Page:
14 Thousand People Have Morgellons Disease But CDC Says It Doesn’t Exist


Morgellons disease is a bizarre condition in which sufferers say that, along with a number of other unpleasant symptoms, alien fibers of various colors emerge from their skin. The term Morgellons was coined by a woman named Mary Leitao, whose son contracted a strange lesion on his lip. He would point at the lesion and say “bugs.” Leitao took him to numerous doctors who dismissed the condition with various explanations ranging from eczema to unknown dermatitis. Leitao began researching the symptoms and found an account from the 1600s in which a British physician described “harsh hairs” emerging from the backs of children. Leitao took to the internet with her findings, and shortly afterwards, thousands of people began reporting the same symptoms. 14 thousands families have registered as being infected with Morgellons; a formidable number, and one that would give any health authority pause. There’s one problem, though. The CDC says Morgellons doesn’t exist.

Trying to piece together a complete picture of Morgellons is difficult, because going down any particular road of research almost inevitably leads to what most people would call “crazytown.” There are hundreds, if not thousands, of websites, YouTube videos and blogs dedicated to the “truth” of Morgellons, each with a slightly unique spin on the causes and symptoms of the disease. In the videos and on the websites, there’s talk of vast governmental conspiracies, unknown fibers that “don’t match any fibers in the FBI database,” aliens, chemtrails, Satanism, hexes, nanotechnology, transhumanism, unexplained “glitter” in the environment, “snow fibers,” “chem whips,” Arabic numbers embedded in scabs, the entire mainstream media “being on the payroll of foreign relations;” lots of talk about “connecting the dots,” bugs and worms emerging from the skin and eyes, and a wide assortment of other claims that land most people in the psychiatrist’s office. None of it is particularly coherent.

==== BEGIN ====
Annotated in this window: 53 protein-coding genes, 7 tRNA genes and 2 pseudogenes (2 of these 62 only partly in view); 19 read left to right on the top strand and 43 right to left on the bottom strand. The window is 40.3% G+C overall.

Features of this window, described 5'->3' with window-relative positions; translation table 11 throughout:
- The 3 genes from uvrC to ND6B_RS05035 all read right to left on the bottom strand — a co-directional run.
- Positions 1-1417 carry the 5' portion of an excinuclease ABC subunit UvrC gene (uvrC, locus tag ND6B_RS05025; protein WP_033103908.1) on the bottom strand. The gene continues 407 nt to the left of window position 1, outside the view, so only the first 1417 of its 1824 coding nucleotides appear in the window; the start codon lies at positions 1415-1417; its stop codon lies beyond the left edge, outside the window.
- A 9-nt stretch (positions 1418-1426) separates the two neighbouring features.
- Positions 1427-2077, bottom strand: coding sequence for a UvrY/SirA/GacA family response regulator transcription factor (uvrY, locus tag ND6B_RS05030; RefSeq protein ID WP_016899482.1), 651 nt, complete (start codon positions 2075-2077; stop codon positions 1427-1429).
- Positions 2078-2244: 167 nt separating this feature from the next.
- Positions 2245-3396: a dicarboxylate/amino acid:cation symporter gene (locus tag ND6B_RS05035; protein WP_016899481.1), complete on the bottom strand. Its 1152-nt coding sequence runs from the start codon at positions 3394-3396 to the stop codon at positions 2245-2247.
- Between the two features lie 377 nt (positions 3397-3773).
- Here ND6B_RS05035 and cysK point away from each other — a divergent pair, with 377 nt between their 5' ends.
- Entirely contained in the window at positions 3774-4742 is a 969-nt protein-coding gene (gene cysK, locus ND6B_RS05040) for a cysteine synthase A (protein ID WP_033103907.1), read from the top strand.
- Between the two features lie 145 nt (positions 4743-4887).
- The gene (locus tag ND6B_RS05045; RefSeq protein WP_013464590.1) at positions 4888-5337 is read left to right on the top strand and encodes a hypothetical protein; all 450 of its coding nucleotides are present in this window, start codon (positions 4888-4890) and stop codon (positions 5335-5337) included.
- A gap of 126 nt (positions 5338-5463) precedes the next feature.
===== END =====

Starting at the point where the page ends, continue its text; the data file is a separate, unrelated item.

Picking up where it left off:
However, there are certain commonalities that exist among almost all patients. The most typical picture of Morgellons patients goes something like this: otherwise healthy people suddenly wake up one day with unbearable itching, stinging, burning and crawling sensations all over and underneath their skin. They also notice blue, black, red, clear, white and purple fibers emerging from, or popping out of, their bodies. They begin scratching and digging at the lesions, pulling out fibers, “black specks,” bugs, worms, and, sometimes, hexagon-shaped objects from different regions of their bodies. Accompanying these symptoms are a host of additional neurological complaints such as headaches, “brain fog,” exhaustion, loss of coordination, and confusion.

They seek help from their doctors, who can find nothing wrong other than basic skin inflammation. If the patients have collected samples of the fibers and showed their doctors, they are labeled as needing psychological help, because the doctors have coined this the “matchbox sign.” That’s when someone collects bits and pieces of perceived “proof” of their problems in a matchbox or Ziploc bag. The doctors then refer the patients to mental health professionals, and the patients are told the disease is “all in their heads.”

The sufferers seek help on the internet, and soon find websites talking about the conspiracies, chemtrails, et al. With nowhere else to turn, these patients begin to believe in the far-out explanations and demand that the government do something about this condition. Even folk singer Joni Mitchell jumped on the Morgellons bandwagon and is now an activist for those suffering from the disease.